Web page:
Coqui TTS has blew my mind!

Linux for blind general discussion blinux-list at
Thu Feb 10 18:42:17 UTC 2022

..which makes stating that these are accessible incorrect.

These samples are in fact accessible, by the w3c's guidelines, not mine. 
I stated that I have added fallback links to my own website, but this is 
not a requirement for HTML5 accessibility as defined by the w3c's 
accessibility working group, or at least not as far as I know. It's just 
something I did because I wanted to include legacy support for older 

> Linux exists in command line as well as gui.  as someone else in a 
> different thread noted recently, they personally would not touch gui 
> again for  the rest of their lives if given a choice. Meaning these 
> options are not universally available or accessible in Linux as a whole.

The fact that text-based browsers do not support HTML5 standards makes 
them inaccessible and perhaps even unusable. There is nothing in the 
world stopping them from becoming usable by today's standards, it would 
seem that they just want to stay back in the 1990's. Music and video 
players exist in text environments, offering nearly all the 
functionality I get on a desktop. It's time for the browser to do the 
same. Still, if my phone and my desktop environment can read it without 
any issues, two out of three ain't all that bad. That said, I was not 
attempting to start a flame war, as I mentioned the fallback possibility 
as something that I do, but that the browsers I use hide those fallback 
links, so I can't say whether or not this other website that I did not 
write employs such links, which would make the samples available through 
other browsers, but again is not at all a requirement to meet 2022's 
accessibility guidelines as defined by people other than myself, which 
incidentally includes people who as you say use text environments as 
much as possible. But even those people must use what browsers are 
designed to at least try to adhere to those guidelines, and like it or 
not, even w3m does not comply with current HTML standards, and it's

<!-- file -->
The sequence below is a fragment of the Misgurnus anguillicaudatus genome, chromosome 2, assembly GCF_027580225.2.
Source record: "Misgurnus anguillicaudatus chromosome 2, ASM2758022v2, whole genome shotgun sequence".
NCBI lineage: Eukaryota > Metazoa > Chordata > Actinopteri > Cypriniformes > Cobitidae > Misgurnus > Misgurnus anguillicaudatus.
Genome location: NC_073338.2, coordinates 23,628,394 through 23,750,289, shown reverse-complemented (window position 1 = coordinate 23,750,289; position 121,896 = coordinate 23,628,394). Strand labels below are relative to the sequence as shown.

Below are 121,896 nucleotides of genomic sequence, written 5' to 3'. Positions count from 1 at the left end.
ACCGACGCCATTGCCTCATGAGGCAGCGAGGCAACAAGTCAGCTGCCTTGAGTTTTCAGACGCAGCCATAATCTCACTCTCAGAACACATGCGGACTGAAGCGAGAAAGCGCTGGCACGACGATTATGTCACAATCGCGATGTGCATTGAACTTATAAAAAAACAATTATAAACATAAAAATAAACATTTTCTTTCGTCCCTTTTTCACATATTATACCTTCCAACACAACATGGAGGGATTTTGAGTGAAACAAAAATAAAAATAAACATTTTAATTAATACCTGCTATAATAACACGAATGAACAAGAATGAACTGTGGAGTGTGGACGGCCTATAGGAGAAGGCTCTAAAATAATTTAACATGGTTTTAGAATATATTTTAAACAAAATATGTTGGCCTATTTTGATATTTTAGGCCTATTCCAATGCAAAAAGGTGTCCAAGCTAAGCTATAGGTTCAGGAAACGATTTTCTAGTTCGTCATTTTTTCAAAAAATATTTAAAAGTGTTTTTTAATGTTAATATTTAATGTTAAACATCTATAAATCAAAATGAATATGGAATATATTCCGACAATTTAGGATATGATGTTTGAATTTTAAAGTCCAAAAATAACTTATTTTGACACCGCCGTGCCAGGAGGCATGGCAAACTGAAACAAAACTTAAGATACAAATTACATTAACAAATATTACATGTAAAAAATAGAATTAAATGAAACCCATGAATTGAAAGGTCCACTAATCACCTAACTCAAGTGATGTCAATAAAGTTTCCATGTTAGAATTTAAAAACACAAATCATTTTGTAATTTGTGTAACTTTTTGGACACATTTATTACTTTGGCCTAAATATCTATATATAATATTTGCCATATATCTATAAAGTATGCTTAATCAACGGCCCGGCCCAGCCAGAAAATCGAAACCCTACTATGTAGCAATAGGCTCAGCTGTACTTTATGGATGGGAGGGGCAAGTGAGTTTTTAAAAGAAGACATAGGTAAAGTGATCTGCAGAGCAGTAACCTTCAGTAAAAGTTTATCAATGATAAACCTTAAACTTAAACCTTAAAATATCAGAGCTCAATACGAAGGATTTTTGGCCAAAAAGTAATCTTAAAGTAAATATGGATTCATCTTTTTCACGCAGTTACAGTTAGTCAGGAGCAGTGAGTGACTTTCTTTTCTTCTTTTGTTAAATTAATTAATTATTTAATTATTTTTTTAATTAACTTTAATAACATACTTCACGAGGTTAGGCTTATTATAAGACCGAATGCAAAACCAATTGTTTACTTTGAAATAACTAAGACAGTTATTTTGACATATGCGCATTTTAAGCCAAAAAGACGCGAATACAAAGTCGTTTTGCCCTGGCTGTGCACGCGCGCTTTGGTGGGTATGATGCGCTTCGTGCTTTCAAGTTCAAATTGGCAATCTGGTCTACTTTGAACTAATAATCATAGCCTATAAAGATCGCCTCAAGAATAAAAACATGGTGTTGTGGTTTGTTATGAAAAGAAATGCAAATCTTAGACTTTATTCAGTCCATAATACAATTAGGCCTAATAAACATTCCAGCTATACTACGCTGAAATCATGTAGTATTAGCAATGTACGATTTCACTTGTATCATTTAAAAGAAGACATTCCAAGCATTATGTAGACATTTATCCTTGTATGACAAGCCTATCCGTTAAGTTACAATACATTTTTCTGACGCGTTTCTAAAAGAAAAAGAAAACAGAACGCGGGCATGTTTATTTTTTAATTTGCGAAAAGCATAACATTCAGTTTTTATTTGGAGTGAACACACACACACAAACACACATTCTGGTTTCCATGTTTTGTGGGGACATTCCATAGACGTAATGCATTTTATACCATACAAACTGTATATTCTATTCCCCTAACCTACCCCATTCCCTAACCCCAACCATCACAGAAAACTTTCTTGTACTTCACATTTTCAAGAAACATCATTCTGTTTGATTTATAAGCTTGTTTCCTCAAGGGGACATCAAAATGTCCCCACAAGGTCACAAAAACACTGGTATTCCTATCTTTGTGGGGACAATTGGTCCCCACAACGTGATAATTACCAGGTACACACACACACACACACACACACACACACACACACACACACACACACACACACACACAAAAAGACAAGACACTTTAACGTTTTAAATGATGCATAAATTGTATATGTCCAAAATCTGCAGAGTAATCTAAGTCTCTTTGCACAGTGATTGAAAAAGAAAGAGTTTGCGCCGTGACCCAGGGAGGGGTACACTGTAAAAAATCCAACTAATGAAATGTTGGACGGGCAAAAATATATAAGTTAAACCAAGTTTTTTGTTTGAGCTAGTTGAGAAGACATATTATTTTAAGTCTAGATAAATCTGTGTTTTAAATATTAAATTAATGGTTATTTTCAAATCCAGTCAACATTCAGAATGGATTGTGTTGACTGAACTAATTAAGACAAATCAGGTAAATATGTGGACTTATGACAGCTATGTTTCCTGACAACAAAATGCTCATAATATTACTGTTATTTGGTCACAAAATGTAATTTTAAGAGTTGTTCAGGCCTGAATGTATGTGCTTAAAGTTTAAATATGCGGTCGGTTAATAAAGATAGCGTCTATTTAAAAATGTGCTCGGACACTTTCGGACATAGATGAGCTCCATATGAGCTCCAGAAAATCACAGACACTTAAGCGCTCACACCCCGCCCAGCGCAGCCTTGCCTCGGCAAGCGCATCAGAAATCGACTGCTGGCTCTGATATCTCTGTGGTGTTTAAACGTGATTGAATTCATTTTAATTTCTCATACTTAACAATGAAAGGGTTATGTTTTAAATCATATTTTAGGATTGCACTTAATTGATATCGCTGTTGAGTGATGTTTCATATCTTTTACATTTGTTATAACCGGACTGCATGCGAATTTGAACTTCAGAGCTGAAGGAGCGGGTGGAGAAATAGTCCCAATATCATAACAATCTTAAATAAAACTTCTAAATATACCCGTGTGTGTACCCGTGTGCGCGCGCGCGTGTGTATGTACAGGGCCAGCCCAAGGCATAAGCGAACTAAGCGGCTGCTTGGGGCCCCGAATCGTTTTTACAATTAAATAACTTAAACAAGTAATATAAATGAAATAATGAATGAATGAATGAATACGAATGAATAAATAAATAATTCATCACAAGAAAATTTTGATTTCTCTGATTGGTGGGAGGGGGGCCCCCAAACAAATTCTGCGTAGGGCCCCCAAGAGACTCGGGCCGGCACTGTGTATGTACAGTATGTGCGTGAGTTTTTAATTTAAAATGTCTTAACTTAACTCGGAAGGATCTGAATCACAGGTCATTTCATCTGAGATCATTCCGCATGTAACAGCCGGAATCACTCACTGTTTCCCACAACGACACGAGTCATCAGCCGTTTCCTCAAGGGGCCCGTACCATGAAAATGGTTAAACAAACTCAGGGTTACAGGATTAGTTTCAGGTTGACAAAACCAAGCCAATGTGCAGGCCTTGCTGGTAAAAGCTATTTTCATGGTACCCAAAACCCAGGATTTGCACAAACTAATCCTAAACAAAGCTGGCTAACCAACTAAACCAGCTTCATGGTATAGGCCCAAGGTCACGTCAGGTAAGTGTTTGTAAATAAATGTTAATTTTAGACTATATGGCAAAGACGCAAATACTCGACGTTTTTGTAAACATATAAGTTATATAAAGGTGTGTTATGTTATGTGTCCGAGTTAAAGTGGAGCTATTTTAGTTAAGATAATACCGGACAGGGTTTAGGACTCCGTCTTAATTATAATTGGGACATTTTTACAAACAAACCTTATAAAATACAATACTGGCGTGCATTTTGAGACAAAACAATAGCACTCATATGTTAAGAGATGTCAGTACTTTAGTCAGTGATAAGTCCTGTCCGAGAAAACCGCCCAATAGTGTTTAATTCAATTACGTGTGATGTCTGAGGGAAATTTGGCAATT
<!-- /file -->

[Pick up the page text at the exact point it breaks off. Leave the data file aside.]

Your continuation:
about the best text browser available.

might as well say, please only be disabled as I personally define it, 
writing accessible by your own dictionary and seemingly to project it on 
to other people.

Not at all my intention. I didn't define the accessibility guidelines, I 
only adhere to them to the best of my own abilities, and even took my 
website's accessibility a major step further than I needed to in order 
to accomodate the most people. How dare you put words into my mouth that 
I never said, especially since I clearly said the opposite. And I don't 
think that was the w3c's intention either.

Why not say from the outset, that the items are only available for some 
Linux users?

Because that would be an outright lie. Everyone who runs a Linux 
operating system has the choice to use Brave, Chromium, Google Chrome, 
Firefox and a host of other standards-compliant browsers. Just because 
you yourself made the choice not to use them does not mean that they are 
not available should you choose one of them. There are even ways around 
the whole desktop environment and screen display thing, using xvfb I 
think it's called with dummy display output and a very small window 
manager that just runs your screen reader and browser and otherwise 
stays completely out of the way. Again, it's about personal choice, but 
more about needing the ability to choose a text-mode browser that can 
handle the simplest HTML5 audio standard, and at least enough JavaScript 
to be able to handle basic things like banking and shopping without 
choking and either crashing or sending me to a blank screen or back to 
the login page as if my credentials were incorrect. The fact is that 
text browsers can't even handle HTML4 correctly, as they don't know how 
to handle something as simple as headers in most cases. At the very 
least, keyboard header navigation would be a step in the right 
direction. But again, this is not my fault, nor the fault of modern 
website developers. This is a lack of standards compliance among 
text-mode browsers. Nothing more, nothing less.


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